33. 33. 2.Second prototypeFor the second prototype two improvements weretaken; the form of the installation and stimulation ofthe interaction with it. As the tube would be too big tofill with water we made the form rectangular. To makesure it is only the installation that grabs the attentionand not the structure around it to make it stand, thesecond prototype was hung to the ceiling.The previous prototype grabbed the attention ofpeople while they walked by, not being aware of theiraction. To make this unaware action into an awarecontribution of the people, the prototype invitespeople to touch it. As one person does interact, theprototype gives the feedback that another personshould interact as well. The prototype invited peopleto touch by handprints. These handprints actuallyforced the people to make this ‘hi’ gesture. Aftertesting we found out this way was too forced, peoplecould not give their own interpretation or explore theworking of the installation themselves.33.
  34. 34. Final prototypeDue to the time limit decisions had to be takenbased on the explorations and experiments so far.A plexiglass expert was approached to make awaterproof aquarium from 150cm x 3cm x 70cm.The amount of water that would be needed to will theaquarium was calculated. Based on the weight of theaquarium, a framework for the aquarium could bemade. Due to technical problems there was decidedto make the frame on top of a table, to make sure itwould be stable enough to interact with it by touchingit.Continuing the process it was concluded that placingthe installation on top of a table, it would be at theexpense of the look and feel of the installation. Therewas last minute considered to make a hangingframework, calculations were done and the buildingprocess could begin.Third prototypeThis iteration focused on the happening that wouldbe created by the people, rather than the bubblesas they disappeared too quick. A small scaledrectangular aquarium was made to explore differentways to visualize the communication. We werelooking for a medium that would disappear slowerthan the bubbles, but it should be as abstract as thebubbles. We explored with different kind of paint, inkand oil. Then we did some experiments with ecoline.The outcome was very fascinating. It was surprisingthat from different workplaces came to see the resultand stayed for a while, as the experience remainedfascinating.34.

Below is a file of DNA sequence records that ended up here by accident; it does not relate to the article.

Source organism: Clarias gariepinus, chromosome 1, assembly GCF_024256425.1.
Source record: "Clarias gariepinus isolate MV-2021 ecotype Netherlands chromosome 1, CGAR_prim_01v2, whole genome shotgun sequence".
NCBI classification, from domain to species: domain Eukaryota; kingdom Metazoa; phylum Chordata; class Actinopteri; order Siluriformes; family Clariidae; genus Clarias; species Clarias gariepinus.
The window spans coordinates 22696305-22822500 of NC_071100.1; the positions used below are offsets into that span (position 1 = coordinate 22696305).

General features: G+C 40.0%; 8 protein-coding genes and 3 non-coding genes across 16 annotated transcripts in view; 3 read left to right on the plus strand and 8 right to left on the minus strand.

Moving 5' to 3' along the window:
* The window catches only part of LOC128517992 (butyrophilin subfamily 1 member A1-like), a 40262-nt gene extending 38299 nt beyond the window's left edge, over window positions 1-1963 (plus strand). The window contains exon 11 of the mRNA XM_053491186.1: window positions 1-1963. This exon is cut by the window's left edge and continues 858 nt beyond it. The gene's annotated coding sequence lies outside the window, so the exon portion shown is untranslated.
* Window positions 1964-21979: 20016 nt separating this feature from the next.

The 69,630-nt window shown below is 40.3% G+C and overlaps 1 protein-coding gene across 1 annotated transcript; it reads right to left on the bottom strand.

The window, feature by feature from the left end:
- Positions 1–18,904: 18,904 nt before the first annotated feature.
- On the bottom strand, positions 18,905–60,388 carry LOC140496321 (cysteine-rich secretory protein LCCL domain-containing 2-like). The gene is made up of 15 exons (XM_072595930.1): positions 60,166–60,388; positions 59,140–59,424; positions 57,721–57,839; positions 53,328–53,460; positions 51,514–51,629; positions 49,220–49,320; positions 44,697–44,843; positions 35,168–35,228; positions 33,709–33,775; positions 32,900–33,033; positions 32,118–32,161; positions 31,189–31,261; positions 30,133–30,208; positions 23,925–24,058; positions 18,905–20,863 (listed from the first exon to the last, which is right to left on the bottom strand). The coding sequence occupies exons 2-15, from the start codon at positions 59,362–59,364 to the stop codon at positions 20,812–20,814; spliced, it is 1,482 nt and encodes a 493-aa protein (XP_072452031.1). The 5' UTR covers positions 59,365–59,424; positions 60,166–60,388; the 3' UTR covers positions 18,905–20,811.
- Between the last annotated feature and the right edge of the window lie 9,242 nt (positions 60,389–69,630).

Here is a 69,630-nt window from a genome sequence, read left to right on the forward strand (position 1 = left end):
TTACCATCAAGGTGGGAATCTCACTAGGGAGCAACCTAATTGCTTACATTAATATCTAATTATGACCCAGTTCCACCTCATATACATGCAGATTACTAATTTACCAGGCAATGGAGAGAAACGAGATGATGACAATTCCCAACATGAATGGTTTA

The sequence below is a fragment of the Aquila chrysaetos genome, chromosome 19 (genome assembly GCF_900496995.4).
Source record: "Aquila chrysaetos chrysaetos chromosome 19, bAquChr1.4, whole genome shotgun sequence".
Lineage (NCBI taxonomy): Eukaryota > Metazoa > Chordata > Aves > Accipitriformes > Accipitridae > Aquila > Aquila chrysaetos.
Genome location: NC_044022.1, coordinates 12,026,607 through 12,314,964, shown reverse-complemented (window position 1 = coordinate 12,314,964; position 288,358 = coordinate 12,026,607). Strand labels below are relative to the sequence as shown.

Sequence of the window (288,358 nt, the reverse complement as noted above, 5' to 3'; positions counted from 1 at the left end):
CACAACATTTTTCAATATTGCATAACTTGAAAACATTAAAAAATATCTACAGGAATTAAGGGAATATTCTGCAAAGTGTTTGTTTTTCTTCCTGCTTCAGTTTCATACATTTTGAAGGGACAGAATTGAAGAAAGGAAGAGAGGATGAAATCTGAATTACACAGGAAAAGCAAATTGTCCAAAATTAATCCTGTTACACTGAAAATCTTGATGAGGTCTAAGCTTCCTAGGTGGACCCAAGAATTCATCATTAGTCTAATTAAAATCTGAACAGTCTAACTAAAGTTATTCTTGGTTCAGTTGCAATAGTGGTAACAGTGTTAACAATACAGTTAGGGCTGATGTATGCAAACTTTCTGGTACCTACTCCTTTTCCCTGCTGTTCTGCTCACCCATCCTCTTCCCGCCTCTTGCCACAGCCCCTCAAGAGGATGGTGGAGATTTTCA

35. 35. 2.When all the separate parts were ready, those wereplaced together at the location. A last test was donebefore placing it together and separately everythingworked.After putting everything together, nothing workedanymore. The aquarium seemed to have a leak thatcaused a short circuit. Everything had to be takenapart to fix the leak.Thesecondexhibitiondayaftersomeminorproblemsthat had to be fixed the installation worked!As this prototype was not tested in its workingstadium, it was a great experience to see the resulthanging. People really stopped to interact withit, enjoyed the installations and talked with eachother about it. The effect of the installation andthe interaction which was stimulated through theinstallation worked even better than expected.- Film of the final prototype: -35.